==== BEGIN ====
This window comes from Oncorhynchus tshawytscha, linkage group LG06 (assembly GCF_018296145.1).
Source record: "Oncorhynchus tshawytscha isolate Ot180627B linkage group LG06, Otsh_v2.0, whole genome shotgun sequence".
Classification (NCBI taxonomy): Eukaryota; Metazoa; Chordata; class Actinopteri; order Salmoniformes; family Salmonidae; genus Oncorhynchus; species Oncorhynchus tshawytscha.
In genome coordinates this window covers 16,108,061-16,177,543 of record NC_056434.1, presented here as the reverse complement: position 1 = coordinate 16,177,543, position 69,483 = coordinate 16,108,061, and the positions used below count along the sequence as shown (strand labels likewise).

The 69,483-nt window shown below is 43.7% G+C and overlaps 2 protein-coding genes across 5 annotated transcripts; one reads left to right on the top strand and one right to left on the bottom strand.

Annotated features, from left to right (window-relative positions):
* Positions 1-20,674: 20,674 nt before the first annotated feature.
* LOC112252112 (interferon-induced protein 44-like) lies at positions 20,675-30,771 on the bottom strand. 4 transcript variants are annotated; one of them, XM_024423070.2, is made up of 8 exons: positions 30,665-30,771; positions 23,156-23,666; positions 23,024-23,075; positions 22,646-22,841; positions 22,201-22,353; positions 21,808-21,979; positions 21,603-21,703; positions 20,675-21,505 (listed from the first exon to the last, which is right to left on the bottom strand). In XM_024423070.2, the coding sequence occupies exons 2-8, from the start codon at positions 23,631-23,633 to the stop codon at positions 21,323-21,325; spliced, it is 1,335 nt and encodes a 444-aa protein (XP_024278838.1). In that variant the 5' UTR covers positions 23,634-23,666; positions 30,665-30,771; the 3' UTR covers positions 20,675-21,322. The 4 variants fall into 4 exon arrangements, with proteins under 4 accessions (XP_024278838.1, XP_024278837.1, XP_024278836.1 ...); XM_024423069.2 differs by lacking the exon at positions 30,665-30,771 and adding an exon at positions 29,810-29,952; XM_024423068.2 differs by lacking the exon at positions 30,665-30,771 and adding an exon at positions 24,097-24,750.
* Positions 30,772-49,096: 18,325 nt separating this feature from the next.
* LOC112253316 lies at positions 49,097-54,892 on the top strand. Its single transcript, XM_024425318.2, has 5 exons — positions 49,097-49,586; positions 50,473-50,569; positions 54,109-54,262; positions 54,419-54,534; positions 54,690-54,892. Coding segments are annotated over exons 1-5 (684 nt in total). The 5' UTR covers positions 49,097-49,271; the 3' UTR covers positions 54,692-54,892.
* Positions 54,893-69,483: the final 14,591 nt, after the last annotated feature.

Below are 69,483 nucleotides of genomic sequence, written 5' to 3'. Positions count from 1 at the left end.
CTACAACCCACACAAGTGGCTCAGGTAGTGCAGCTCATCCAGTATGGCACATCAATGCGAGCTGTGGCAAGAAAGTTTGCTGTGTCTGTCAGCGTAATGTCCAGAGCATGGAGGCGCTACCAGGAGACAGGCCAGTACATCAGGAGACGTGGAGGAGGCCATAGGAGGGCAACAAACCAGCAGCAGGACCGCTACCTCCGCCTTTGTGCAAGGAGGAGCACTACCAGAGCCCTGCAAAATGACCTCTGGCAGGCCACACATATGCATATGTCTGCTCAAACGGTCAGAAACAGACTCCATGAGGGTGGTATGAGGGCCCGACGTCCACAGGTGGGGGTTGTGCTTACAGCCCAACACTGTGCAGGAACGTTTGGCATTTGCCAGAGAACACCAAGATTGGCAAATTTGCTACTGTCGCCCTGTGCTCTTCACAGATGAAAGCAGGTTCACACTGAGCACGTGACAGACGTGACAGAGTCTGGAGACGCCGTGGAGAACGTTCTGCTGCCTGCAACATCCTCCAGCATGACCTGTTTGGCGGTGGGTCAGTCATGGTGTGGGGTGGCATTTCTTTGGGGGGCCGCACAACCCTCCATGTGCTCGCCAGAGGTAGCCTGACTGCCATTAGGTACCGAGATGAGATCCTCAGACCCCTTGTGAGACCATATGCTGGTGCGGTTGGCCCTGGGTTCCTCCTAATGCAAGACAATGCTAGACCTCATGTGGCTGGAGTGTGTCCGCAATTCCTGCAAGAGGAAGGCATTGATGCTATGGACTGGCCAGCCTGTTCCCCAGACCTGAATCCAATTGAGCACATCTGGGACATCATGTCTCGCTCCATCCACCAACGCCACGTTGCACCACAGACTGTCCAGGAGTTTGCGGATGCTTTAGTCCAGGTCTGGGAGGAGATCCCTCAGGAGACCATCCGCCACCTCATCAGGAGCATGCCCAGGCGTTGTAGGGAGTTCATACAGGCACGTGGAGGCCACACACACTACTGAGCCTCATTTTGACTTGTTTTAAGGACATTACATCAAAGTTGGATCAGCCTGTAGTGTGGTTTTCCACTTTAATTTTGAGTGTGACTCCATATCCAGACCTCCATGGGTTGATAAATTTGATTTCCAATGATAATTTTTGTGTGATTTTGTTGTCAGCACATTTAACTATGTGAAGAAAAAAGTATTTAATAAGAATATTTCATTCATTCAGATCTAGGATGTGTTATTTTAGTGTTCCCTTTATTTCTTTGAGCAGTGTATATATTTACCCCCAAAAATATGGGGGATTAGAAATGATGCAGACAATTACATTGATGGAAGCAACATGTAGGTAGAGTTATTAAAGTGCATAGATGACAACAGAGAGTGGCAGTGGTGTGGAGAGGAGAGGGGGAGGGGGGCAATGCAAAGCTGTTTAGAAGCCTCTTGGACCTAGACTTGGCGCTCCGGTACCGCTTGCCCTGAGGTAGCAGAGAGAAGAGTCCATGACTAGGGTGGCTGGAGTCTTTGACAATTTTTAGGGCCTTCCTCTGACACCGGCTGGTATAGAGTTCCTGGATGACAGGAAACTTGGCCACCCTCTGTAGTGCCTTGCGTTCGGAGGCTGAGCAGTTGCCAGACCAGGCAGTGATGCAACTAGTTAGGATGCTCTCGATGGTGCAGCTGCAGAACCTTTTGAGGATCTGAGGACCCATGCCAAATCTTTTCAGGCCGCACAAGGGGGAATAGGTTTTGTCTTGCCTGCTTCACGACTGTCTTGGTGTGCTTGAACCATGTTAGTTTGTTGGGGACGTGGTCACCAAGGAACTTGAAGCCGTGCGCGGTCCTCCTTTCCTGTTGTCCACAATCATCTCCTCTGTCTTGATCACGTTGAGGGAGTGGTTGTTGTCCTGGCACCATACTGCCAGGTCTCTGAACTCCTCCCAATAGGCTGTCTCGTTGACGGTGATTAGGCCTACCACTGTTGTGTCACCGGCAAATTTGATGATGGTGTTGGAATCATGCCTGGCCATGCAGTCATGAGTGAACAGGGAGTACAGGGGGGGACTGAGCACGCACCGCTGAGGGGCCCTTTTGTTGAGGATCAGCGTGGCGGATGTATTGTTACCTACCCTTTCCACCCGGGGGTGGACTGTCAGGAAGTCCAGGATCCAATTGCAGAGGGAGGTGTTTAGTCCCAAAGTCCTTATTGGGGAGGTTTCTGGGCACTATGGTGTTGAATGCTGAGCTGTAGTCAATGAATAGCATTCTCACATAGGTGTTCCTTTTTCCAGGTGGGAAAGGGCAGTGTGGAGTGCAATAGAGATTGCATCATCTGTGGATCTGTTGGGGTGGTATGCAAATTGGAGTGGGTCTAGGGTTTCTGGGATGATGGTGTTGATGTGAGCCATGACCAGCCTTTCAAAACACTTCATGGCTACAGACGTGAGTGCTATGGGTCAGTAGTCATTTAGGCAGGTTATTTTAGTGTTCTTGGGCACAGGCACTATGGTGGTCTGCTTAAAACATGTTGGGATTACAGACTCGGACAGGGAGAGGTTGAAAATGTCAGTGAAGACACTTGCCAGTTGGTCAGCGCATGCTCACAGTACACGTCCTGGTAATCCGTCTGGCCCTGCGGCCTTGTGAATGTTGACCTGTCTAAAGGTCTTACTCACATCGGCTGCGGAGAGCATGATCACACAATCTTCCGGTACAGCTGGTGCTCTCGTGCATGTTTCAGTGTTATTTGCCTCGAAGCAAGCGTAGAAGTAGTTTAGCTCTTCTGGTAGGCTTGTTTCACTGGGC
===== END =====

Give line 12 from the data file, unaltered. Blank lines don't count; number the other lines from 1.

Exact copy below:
Below are 69,483 nucleotides of genomic sequence, written 5' to 3'. Positions count from 1 at the left end.